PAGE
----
Distylium is an evergreen shrub from China, a member of the Hamamelidaceae, the witchhazel family. While there are twelve species listed, only D. racemosum and D. myridoides are generally encountered in the USA. At SFA gardens it’s been a bullet proof shrub for many years with a history of clean foliage in our tough climate. It’s endured long heat waves with many days over 110 degrees F – and has come through some pretty harsh winters without a blemish (single digits). No, it’s not going to win the color award at a plant show. With petalless flowers and short racemes, the red stamens make the show, and while rarely dramatic, they do provide some late spring interest. As a specimen or green screen, this species is underutilized. In our region, we recommend part shade or at least some protection from a harsh western sun.
‘Mr. Ishi’s variegated’ remains one of our favorites, a long ago gift after a visit from the Japanese nurserymen Mr. Ishi. It sports a unique variegation trait. New growth is white with slivers of pink undertones which evolves into a webbing of green and white netting, which eventually fades into the green as the summer approaches. If new growth is good in the early fall, the same thing happens. It’s kind of a subtle beacon in the Ruby M. Mize Azalea garden. Detractors say it looks spider mite infested. Ignore them.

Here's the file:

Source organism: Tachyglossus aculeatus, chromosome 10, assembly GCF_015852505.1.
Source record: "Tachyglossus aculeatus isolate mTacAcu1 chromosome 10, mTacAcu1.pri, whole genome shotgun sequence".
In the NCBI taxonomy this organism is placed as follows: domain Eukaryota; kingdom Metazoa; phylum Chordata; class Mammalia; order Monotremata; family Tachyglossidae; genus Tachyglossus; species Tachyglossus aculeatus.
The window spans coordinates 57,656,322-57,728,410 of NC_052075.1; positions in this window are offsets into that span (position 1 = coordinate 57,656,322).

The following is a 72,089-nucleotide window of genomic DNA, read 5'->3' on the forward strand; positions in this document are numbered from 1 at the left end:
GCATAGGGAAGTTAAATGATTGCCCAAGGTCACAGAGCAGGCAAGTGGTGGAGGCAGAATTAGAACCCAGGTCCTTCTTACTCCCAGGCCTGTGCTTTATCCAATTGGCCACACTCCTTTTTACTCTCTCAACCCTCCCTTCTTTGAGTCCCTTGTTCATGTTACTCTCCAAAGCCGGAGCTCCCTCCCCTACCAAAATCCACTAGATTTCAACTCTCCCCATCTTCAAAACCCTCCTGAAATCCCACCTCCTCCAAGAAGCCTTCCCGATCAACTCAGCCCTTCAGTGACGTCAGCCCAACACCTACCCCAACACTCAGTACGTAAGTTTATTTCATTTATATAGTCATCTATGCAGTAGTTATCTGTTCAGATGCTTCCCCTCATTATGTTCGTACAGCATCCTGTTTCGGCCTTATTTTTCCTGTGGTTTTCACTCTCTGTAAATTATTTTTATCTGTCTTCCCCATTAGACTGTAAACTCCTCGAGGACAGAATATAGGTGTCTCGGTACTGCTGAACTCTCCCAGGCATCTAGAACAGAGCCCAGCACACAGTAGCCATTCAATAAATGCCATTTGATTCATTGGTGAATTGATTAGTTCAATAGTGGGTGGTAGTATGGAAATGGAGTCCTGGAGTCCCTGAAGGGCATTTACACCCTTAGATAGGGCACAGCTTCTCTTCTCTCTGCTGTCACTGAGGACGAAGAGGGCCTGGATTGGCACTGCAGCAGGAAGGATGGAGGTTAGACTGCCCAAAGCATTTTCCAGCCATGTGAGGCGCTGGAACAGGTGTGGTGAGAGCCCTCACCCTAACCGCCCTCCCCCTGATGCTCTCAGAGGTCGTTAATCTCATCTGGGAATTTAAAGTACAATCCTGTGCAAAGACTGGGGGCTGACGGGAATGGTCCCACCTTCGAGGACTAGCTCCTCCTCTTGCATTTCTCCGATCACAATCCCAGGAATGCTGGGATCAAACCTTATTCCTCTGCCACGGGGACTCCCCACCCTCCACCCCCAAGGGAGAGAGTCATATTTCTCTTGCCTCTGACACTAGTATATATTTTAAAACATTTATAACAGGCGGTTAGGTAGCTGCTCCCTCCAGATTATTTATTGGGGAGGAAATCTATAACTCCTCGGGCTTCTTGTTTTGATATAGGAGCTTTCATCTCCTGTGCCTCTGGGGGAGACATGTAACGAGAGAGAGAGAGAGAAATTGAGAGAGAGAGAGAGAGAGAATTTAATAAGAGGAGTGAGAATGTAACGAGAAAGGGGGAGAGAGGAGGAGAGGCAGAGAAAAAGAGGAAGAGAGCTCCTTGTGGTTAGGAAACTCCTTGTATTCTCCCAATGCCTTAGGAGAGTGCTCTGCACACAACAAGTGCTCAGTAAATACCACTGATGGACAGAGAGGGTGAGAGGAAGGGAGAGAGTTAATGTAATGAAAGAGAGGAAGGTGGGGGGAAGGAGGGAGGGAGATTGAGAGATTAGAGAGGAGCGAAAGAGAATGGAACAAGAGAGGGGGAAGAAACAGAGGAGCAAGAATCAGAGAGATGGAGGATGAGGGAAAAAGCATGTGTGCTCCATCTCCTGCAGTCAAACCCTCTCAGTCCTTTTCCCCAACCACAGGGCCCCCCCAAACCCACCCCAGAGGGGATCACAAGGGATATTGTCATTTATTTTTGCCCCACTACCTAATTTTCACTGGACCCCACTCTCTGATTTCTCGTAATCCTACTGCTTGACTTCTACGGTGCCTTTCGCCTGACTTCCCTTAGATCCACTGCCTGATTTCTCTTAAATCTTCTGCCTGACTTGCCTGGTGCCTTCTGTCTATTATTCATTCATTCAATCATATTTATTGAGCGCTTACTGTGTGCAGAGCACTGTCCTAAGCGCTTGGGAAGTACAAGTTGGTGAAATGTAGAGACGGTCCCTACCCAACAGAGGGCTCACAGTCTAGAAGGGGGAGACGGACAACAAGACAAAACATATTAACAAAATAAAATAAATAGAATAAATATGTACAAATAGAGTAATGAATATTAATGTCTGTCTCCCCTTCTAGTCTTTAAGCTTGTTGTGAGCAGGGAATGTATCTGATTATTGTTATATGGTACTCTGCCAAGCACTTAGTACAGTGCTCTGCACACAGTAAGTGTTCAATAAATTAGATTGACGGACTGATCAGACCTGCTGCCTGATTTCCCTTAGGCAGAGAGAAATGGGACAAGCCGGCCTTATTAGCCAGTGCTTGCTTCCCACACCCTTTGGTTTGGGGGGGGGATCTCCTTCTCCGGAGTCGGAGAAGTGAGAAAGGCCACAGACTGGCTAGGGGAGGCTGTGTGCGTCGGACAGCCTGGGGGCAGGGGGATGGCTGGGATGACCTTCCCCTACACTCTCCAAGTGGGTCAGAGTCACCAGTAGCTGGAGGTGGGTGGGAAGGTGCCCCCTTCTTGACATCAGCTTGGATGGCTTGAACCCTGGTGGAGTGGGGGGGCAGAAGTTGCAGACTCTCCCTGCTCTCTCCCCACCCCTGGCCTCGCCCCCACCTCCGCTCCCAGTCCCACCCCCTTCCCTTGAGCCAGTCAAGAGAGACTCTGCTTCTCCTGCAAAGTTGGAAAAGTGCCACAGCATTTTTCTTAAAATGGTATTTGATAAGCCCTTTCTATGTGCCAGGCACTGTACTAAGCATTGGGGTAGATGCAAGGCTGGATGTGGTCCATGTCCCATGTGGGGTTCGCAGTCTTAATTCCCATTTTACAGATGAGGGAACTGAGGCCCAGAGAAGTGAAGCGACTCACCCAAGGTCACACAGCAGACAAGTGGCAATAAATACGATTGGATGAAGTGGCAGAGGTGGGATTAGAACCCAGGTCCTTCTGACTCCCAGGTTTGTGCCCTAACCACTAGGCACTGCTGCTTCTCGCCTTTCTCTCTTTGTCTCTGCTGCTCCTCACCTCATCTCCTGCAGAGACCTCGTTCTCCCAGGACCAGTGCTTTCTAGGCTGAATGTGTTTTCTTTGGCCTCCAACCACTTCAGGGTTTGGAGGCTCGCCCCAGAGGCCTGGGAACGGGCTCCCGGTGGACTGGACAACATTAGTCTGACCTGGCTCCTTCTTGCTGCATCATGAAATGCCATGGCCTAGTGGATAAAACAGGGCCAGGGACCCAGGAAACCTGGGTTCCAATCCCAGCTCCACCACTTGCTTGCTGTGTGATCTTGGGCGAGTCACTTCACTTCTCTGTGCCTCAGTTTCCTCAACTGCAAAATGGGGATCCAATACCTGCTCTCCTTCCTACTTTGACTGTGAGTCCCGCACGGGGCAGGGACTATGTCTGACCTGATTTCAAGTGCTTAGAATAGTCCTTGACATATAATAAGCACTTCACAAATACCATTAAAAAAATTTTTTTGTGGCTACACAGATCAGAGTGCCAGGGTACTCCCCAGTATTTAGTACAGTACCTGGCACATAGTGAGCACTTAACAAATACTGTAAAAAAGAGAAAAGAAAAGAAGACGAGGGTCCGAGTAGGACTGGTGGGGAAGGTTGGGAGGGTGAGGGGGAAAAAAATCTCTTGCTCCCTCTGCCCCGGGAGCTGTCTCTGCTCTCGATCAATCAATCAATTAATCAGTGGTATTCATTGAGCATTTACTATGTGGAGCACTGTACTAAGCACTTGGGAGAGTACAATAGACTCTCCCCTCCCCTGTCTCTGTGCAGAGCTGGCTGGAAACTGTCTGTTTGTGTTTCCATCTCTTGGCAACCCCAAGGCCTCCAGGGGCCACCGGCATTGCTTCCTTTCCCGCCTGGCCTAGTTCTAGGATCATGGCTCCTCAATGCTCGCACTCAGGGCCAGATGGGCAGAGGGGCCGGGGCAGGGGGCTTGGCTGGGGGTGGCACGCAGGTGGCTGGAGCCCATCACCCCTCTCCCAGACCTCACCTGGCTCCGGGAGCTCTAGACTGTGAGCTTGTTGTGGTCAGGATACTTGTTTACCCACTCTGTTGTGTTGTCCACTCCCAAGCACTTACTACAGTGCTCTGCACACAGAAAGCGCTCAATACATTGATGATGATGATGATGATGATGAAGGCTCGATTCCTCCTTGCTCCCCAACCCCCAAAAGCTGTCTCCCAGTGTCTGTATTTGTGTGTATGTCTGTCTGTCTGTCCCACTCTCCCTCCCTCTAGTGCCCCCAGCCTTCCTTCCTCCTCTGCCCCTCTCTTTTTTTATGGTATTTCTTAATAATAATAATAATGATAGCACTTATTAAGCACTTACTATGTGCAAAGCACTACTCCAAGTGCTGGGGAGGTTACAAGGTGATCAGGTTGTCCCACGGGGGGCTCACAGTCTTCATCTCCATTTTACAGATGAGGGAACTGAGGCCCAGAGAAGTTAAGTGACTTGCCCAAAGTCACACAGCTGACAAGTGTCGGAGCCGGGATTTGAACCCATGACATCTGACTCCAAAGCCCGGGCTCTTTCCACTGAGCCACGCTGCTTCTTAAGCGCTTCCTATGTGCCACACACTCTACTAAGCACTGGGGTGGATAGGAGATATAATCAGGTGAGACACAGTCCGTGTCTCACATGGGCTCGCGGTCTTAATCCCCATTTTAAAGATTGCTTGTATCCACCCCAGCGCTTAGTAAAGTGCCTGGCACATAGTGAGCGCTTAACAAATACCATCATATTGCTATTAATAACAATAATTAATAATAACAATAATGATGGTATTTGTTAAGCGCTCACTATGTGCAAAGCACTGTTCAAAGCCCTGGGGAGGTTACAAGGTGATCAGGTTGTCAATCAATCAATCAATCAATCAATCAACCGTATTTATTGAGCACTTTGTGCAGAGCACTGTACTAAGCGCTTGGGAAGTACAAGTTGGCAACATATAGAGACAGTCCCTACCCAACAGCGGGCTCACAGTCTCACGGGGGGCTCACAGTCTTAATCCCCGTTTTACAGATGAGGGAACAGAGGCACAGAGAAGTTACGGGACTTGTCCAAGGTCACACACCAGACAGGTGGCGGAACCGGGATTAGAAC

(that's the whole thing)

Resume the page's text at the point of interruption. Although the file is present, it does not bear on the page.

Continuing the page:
We have a variety called ‘Guppy’ that’s been at SFA for many years and it’s still a strong dwarf. A Piroche-form looks good and enjoys strong horizontal branching, although its turning into a small tree. Another batch of interesting hybrids we are warming up to are ‘Vintage Jade’, ‘Blue Cascade’, and ‘Emerald Heights’. They are seedlings from a cross of D. myricoides X D. racemosum, all Mike Dirr introductions and they can be seen at http://www.plantintroductions.com/distyliumhybrids.html